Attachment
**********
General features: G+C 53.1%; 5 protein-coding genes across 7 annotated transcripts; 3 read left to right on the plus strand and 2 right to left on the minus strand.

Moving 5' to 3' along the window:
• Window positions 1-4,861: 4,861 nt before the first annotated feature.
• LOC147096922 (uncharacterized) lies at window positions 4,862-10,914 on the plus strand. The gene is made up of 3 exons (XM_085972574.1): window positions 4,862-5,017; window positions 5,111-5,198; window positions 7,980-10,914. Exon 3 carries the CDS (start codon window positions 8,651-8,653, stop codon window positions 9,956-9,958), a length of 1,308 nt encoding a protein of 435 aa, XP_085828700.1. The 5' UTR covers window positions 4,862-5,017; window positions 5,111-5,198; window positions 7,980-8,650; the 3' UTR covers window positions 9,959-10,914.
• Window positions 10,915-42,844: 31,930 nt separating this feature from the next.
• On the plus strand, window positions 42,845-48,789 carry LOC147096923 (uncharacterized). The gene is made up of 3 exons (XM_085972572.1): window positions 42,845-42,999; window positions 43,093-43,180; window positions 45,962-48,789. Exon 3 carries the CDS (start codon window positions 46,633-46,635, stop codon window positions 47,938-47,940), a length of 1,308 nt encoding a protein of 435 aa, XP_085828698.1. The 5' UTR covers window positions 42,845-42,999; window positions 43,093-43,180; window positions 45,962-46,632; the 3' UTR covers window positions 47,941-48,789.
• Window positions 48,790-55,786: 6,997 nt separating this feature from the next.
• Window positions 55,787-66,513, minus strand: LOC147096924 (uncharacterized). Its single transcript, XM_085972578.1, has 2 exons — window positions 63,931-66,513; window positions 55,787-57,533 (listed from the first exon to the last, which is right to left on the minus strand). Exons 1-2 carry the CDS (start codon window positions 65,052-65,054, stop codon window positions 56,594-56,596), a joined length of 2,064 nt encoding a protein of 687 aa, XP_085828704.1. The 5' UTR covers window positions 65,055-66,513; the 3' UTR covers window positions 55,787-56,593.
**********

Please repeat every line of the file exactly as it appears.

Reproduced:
General features: G+C 53.1%; 5 protein-coding genes across 7 annotated transcripts; 3 read left to right on the plus strand and 2 right to left on the minus strand.

Moving 5' to 3' along the window:
• Window positions 1-4,861: 4,861 nt before the first annotated feature.
• LOC147096922 (uncharacterized) lies at window positions 4,862-10,914 on the plus strand. The gene is made up of 3 exons (XM_085972574.1): window positions 4,862-5,017; window positions 5,111-5,198; window positions 7,980-10,914. Exon 3 carries the CDS (start codon window positions 8,651-8,653, stop codon window positions 9,956-9,958), a length of 1,308 nt encoding a protein of 435 aa, XP_085828700.1. The 5' UTR covers window positions 4,862-5,017; window positions 5,111-5,198; window positions 7,980-8,650; the 3' UTR covers window positions 9,959-10,914.
• Window positions 10,915-42,844: 31,930 nt separating this feature from the next.
• On the plus strand, window positions 42,845-48,789 carry LOC147096923 (uncharacterized). The gene is made up of 3 exons (XM_085972572.1): window positions 42,845-42,999; window positions 43,093-43,180; window positions 45,962-48,789. Exon 3 carries the CDS (start codon window positions 46,633-46,635, stop codon window positions 47,938-47,940), a length of 1,308 nt encoding a protein of 435 aa, XP_085828698.1. The 5' UTR covers window positions 42,845-42,999; window positions 43,093-43,180; window positions 45,962-46,632; the 3' UTR covers window positions 47,941-48,789.
• Window positions 48,790-55,786: 6,997 nt separating this feature from the next.
• Window positions 55,787-66,513, minus strand: LOC147096924 (uncharacterized). Its single transcript, XM_085972578.1, has 2 exons — window positions 63,931-66,513; window positions 55,787-57,533 (listed from the first exon to the last, which is right to left on the minus strand). Exons 1-2 carry the CDS (start codon window positions 65,052-65,054, stop codon window positions 56,594-56,596), a joined length of 2,064 nt encoding a protein of 687 aa, XP_085828704.1. The 5' UTR covers window positions 65,055-66,513; the 3' UTR covers window positions 55,787-56,593.